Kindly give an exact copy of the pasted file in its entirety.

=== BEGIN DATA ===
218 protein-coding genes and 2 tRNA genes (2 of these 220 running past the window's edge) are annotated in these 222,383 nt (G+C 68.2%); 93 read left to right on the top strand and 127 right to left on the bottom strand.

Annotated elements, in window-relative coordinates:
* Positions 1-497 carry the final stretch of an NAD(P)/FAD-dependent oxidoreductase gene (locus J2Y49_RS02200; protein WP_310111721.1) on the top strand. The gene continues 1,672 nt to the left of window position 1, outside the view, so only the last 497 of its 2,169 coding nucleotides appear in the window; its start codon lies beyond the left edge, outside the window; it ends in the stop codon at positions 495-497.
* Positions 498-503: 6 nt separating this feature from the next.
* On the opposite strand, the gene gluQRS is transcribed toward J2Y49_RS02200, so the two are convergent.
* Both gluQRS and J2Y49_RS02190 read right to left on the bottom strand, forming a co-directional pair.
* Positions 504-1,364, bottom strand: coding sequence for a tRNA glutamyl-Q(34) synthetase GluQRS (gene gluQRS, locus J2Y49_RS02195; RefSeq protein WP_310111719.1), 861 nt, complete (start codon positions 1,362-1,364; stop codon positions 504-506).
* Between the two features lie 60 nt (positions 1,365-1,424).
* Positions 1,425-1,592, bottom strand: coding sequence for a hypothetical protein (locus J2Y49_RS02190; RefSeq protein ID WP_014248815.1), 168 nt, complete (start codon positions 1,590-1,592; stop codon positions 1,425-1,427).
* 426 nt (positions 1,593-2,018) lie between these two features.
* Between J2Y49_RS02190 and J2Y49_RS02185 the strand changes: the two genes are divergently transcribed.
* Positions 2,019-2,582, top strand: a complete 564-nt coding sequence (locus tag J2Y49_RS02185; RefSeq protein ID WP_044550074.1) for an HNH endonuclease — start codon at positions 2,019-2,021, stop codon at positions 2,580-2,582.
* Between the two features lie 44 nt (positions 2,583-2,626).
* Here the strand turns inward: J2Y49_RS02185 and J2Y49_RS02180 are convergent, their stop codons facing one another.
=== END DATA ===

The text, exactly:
218 protein-coding genes and 2 tRNA genes (2 of these 220 running past the window's edge) are annotated in these 222,383 nt (G+C 68.2%); 93 read left to right on the top strand and 127 right to left on the bottom strand.

Annotated elements, in window-relative coordinates:
* Positions 1-497 carry the final stretch of an NAD(P)/FAD-dependent oxidoreductase gene (locus J2Y49_RS02200; protein WP_310111721.1) on the top strand. The gene continues 1,672 nt to the left of window position 1, outside the view, so only the last 497 of its 2,169 coding nucleotides appear in the window; its start codon lies beyond the left edge, outside the window; it ends in the stop codon at positions 495-497.
* Positions 498-503: 6 nt separating this feature from the next.
* On the opposite strand, the gene gluQRS is transcribed toward J2Y49_RS02200, so the two are convergent.
* Both gluQRS and J2Y49_RS02190 read right to left on the bottom strand, forming a co-directional pair.
* Positions 504-1,364, bottom strand: coding sequence for a tRNA glutamyl-Q(34) synthetase GluQRS (gene gluQRS, locus J2Y49_RS02195; RefSeq protein WP_310111719.1), 861 nt, complete (start codon positions 1,362-1,364; stop codon positions 504-506).
* Between the two features lie 60 nt (positions 1,365-1,424).
* Positions 1,425-1,592, bottom strand: coding sequence for a hypothetical protein (locus J2Y49_RS02190; RefSeq protein ID WP_014248815.1), 168 nt, complete (start codon positions 1,590-1,592; stop codon positions 1,425-1,427).
* 426 nt (positions 1,593-2,018) lie between these two features.
* Between J2Y49_RS02190 and J2Y49_RS02185 the strand changes: the two genes are divergently transcribed.
* Positions 2,019-2,582, top strand: a complete 564-nt coding sequence (locus tag J2Y49_RS02185; RefSeq protein ID WP_044550074.1) for an HNH endonuclease — start codon at positions 2,019-2,021, stop codon at positions 2,580-2,582.
* Between the two features lie 44 nt (positions 2,583-2,626).
* Here the strand turns inward: J2Y49_RS02185 and J2Y49_RS02180 are convergent, their stop codons facing one another.